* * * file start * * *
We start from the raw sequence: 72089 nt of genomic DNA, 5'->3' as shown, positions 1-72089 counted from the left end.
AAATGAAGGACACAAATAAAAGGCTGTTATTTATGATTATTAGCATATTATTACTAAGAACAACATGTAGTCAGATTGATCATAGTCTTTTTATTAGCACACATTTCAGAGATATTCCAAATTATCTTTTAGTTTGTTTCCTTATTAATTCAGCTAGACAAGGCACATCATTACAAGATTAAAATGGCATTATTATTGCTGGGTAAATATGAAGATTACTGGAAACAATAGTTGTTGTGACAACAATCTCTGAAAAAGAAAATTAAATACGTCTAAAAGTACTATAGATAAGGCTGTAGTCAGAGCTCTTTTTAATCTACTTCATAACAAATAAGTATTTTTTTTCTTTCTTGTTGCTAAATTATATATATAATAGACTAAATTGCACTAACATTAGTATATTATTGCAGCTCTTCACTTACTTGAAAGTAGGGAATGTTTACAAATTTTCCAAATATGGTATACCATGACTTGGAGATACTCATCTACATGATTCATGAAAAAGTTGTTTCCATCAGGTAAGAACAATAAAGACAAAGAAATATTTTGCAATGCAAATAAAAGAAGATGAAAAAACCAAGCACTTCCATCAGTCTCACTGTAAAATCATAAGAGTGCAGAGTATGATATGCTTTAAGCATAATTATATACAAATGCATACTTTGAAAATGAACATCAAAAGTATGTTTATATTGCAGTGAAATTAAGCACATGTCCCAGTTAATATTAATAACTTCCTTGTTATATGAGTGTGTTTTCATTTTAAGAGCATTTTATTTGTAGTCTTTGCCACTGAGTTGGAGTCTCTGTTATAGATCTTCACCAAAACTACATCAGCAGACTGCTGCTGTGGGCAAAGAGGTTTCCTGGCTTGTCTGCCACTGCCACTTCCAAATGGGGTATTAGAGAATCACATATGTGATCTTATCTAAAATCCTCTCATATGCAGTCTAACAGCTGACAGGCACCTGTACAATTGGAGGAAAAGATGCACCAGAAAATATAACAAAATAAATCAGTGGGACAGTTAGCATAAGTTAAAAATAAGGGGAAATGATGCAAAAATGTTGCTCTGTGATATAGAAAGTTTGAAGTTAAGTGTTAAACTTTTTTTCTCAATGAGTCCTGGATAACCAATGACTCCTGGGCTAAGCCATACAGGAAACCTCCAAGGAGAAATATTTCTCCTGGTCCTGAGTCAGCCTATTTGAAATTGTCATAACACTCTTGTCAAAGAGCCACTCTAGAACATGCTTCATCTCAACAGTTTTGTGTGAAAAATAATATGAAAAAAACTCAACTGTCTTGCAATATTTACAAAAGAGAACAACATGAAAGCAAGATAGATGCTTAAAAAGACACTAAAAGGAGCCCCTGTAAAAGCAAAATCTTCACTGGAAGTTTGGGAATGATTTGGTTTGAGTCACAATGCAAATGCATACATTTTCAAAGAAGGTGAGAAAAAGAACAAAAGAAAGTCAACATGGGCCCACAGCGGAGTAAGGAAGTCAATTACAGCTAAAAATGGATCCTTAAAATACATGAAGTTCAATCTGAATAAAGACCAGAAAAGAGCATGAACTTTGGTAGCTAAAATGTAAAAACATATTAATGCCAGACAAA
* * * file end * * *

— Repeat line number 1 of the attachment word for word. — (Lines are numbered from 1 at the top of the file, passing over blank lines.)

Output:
We start from the raw sequence: 72089 nt of genomic DNA, 5'->3' as shown, positions 1-72089 counted from the left end.